- Casting (a friend to read the other lines)
- Hair and makeup artist
- Wardrobe designer
- Writer (if you’re asked to “improvise” a script)
It once was enough to “just” be an actor, but it certainly isn’t anymore, and even if you have the equipment and the agent, it’s still not enough. Based on my numbers from the past five years, if I relied solely on these two things, I would be making $20,000 per year. So how have I created a six-figure working actor business? The same way that many entrepreneurs do: multiple streams of income.
Not only do I continue to submit myself for jobs on casting websites every day instead of relying on my agent(s), but I also utilize social media marketing to sell my services as an actor, creator, writer, editor, producer… all the jobs I learned along the way! Remember the self-tape equipment? I use it to make content: TikToks, films, branded videos, etc. I shoot instructional videos for corporate websites and Youtube channels, and I continue to grow.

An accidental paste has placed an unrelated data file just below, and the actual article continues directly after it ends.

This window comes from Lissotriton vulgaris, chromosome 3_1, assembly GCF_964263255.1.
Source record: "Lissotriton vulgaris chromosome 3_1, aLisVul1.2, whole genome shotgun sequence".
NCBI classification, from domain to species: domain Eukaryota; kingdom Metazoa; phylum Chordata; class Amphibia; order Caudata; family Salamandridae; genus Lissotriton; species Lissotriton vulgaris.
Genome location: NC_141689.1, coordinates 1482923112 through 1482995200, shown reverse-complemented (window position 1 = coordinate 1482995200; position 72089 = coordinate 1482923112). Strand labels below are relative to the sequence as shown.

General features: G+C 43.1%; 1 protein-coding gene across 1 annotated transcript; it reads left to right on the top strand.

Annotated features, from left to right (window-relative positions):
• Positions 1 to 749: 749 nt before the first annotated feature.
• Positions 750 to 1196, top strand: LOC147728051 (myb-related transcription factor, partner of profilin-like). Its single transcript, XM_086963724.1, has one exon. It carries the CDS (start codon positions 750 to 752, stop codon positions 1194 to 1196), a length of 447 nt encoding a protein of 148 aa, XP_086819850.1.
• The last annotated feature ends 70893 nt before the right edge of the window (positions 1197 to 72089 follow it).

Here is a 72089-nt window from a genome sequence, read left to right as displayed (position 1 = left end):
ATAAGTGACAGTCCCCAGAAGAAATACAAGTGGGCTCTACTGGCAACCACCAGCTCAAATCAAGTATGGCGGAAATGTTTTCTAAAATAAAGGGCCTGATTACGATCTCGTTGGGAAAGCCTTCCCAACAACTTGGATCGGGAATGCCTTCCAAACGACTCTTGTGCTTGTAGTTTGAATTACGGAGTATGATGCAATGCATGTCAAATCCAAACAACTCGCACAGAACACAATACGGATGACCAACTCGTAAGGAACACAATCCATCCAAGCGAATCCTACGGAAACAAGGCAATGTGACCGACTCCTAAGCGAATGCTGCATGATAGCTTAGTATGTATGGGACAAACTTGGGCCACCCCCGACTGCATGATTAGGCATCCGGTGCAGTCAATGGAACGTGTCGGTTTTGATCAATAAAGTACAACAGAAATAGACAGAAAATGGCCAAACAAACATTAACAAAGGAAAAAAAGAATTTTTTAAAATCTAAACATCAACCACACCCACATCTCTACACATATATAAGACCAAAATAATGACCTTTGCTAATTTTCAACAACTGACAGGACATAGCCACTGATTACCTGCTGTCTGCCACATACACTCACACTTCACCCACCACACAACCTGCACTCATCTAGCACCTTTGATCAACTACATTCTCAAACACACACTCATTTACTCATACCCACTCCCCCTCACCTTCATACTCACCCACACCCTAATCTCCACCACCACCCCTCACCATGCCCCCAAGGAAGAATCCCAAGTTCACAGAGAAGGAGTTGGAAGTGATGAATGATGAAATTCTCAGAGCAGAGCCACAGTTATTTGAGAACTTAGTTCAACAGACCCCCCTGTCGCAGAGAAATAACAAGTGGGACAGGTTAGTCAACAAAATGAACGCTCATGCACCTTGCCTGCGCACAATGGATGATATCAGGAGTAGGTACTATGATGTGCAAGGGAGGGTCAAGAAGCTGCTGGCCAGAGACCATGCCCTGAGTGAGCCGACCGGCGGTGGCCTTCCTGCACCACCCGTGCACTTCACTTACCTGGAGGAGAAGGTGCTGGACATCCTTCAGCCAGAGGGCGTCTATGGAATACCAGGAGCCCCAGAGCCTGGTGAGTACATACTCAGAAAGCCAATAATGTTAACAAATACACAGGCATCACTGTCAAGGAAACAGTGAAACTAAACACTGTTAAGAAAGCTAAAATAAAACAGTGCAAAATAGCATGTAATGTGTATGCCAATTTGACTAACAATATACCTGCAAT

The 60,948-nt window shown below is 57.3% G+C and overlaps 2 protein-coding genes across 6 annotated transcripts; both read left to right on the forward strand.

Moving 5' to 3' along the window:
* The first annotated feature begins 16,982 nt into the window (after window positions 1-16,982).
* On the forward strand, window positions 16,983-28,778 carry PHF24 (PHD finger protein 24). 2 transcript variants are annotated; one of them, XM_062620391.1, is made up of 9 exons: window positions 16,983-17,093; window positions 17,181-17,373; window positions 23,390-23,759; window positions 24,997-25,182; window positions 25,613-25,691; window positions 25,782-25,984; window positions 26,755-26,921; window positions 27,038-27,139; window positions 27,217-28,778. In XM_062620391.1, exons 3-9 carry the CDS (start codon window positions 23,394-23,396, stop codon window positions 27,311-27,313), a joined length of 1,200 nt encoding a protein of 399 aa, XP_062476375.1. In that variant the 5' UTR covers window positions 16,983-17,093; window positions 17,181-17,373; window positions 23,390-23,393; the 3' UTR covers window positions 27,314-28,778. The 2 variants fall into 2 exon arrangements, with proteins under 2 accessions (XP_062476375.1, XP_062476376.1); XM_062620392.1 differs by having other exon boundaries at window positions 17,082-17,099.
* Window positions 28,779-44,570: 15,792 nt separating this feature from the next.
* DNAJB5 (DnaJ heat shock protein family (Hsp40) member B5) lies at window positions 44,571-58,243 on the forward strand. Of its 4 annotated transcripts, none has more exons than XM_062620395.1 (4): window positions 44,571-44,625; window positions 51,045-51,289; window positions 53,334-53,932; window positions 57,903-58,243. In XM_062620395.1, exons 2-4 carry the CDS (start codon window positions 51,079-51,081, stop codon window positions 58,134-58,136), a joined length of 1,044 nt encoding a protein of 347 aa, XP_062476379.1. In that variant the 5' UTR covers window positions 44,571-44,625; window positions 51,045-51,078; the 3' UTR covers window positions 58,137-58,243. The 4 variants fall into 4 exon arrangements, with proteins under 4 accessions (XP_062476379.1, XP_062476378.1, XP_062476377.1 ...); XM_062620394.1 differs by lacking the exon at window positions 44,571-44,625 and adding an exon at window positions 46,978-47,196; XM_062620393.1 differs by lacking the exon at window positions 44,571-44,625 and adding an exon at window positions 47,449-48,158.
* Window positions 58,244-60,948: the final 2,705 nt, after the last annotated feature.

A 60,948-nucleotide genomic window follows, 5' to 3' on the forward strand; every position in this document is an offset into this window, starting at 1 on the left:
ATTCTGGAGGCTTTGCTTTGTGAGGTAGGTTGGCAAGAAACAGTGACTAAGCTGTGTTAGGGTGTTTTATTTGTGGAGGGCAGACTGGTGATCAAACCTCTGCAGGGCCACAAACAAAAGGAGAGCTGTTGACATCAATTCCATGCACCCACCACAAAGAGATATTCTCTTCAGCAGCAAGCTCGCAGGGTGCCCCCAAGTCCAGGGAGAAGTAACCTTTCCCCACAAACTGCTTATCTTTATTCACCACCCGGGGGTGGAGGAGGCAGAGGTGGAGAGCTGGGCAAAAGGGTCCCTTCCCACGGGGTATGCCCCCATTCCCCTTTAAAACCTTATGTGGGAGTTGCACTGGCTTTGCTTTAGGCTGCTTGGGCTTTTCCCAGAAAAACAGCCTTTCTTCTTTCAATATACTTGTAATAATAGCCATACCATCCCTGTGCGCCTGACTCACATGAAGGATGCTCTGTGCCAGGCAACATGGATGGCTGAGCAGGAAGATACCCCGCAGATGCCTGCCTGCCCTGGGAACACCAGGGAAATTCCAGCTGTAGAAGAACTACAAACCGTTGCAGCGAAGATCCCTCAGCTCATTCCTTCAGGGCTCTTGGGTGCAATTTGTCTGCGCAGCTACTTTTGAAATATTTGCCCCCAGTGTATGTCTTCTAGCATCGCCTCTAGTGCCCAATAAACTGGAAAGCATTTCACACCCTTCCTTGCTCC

So if this pursuit is of interest to you, I recommend that you capitalize on your unique skills, talents, and expertise, and that you share your wealth of knowledge along the way. Before you know it, you’ll see that you have the characteristics of a successful entrepreneur– but you aren’t just a businesswoman at this point; you’re a business, woman!
Sarah Pribis is an actress, producer, writer, and host who trained at NYU’s Tisch School of the Arts, and made her Broadway debut in Les Miserables. She is the host of the viral mobile app, HQ Trivia.